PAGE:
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Perit Dial Int. 2011 Nov-Dec;31(6):651-62. doi: 10.3747/pdi.2010.00131. Epub 2011 Jun 30.

Microbiology and outcomes of peritonitis in Australian peritoneal dialysis patients.

Author information

1
Australia and New Zealand Dialysis and Transplant Registry and Department of Nephrology, Royal Adelaide Hospital, Adelaide, Australia. joanna.ghali@monash.edu

Abstract

We analyzed data from the Australia and New Zealand Dialysis and Transplant Registry for 1 October 2003 to 31 December 2008 with the aim of describing the nature of peritonitis, therapies, and outcomes in patients on peritoneal dialysis (PD) in Australia. At least 1 episode of PD was observed in 6639 patients. The overall peritonitis rate was 0.60 episodes per patient-year (95% confidence interval: 0.59 to 0.62 episodes), with 6229 peritonitis episodes occurring in 3136 patients. Of those episodes, 13% were culture-negative, and 11% were polymicrobial. Gram-positive organisms were isolated in 53.4% of single-organism peritonitis episodes, and gram-negative organisms, in 23.6%. Mycobacterial and fungal peritonitis episodes were rare. Initial antibiotic therapy for most peritonitis episodes used 2 agents (most commonly vancomycin and an aminoglycoside); in 77.2% of episodes, therapy was subsequently changed to a single agent. Tenckhoff catheter removal was required in 20.4% of cases at a median of 6 days, and catheter removal was more common in fungal, mycobacterial, and anaerobic infections, with a median time to removal of 4 - 5 days. Peritonitis was the cause of death in 2.6% of patients. Transfer to hemodialysis and hospitalization were frequent outcomes of peritonitis. There was no relationship between center size and peritonitis rate. The peritonitis rate in Australia between 2003 and 2008 was higher than that reported in many other countries, with a particularly higher rate of gram-negative peritonitis.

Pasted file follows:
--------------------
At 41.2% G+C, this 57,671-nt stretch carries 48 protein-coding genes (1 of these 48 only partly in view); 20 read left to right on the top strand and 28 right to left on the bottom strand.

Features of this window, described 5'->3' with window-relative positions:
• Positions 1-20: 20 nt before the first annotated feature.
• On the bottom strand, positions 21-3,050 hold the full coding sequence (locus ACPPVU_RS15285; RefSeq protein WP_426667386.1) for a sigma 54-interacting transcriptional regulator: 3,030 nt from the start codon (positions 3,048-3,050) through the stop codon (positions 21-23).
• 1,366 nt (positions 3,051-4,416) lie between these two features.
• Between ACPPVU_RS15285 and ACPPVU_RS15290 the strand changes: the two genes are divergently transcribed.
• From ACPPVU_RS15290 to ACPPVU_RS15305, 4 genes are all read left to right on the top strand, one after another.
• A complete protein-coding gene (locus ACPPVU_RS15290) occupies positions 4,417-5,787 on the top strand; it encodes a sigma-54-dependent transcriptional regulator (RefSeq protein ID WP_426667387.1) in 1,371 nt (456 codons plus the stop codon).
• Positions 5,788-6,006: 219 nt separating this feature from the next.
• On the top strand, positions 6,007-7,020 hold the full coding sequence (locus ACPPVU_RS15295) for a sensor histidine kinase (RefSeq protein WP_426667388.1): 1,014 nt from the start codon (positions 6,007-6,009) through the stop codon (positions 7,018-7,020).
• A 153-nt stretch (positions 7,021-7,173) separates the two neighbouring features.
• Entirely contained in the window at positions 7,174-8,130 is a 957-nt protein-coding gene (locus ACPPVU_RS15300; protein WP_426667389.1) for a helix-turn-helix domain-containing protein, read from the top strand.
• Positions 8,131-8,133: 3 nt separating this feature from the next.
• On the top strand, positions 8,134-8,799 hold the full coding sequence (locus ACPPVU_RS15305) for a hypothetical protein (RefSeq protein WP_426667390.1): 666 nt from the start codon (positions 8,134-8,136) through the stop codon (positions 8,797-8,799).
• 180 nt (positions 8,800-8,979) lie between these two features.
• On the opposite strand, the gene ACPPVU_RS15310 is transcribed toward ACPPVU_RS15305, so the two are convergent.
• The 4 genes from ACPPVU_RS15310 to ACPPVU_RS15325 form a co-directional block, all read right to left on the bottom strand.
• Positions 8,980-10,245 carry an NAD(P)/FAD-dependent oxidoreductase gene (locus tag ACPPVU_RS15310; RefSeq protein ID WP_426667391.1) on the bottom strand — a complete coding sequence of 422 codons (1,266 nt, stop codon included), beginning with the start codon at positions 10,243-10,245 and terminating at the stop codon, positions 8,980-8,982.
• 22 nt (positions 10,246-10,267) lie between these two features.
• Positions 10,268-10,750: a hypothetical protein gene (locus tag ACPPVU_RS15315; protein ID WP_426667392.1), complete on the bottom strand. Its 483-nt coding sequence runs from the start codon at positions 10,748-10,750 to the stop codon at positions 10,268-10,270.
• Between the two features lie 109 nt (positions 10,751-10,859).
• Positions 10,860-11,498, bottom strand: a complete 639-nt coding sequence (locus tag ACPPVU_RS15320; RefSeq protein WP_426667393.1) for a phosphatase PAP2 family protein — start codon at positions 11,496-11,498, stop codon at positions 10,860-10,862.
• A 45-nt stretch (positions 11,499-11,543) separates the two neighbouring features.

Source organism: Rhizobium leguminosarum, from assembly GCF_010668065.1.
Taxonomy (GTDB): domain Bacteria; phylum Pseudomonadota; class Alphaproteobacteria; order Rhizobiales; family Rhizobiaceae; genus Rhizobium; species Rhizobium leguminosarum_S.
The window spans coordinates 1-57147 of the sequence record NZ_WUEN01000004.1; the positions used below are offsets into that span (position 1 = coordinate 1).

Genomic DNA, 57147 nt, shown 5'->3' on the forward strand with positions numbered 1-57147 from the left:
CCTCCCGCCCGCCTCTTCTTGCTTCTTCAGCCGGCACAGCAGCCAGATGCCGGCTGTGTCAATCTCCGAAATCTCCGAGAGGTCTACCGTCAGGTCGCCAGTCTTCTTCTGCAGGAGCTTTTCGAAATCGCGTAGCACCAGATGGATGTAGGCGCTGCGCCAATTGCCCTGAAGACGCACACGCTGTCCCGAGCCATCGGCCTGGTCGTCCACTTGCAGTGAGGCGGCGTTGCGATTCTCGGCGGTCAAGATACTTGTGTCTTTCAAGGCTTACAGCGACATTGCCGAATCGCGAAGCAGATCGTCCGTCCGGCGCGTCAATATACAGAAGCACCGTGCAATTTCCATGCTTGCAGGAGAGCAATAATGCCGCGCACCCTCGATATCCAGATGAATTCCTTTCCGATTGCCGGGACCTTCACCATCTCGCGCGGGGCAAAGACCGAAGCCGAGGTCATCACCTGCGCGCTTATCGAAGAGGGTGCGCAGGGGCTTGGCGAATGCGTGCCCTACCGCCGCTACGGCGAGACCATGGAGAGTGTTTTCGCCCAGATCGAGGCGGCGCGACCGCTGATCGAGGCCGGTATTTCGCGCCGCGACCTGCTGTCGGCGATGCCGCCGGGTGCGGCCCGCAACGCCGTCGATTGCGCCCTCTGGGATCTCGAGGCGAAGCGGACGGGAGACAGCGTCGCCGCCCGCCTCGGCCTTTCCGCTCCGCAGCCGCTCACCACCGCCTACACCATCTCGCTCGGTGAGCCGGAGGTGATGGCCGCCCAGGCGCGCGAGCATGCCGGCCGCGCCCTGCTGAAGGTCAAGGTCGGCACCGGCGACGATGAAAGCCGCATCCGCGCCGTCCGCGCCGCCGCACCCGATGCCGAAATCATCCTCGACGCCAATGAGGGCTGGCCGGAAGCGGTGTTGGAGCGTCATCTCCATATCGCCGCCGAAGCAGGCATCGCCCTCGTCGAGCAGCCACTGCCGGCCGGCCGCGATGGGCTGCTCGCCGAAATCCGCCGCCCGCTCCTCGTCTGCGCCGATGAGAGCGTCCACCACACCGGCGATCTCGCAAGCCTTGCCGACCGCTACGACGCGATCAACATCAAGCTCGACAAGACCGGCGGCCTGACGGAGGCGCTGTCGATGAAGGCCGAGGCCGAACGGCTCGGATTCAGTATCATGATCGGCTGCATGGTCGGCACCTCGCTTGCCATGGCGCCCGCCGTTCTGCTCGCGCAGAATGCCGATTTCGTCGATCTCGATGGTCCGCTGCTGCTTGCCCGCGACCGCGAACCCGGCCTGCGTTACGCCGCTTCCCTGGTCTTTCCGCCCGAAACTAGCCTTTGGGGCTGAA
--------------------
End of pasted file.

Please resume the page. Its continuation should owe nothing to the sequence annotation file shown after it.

PMID:
21719685
DOI:
10.3747/pdi.2010.00131
[Indexed for MEDLINE]

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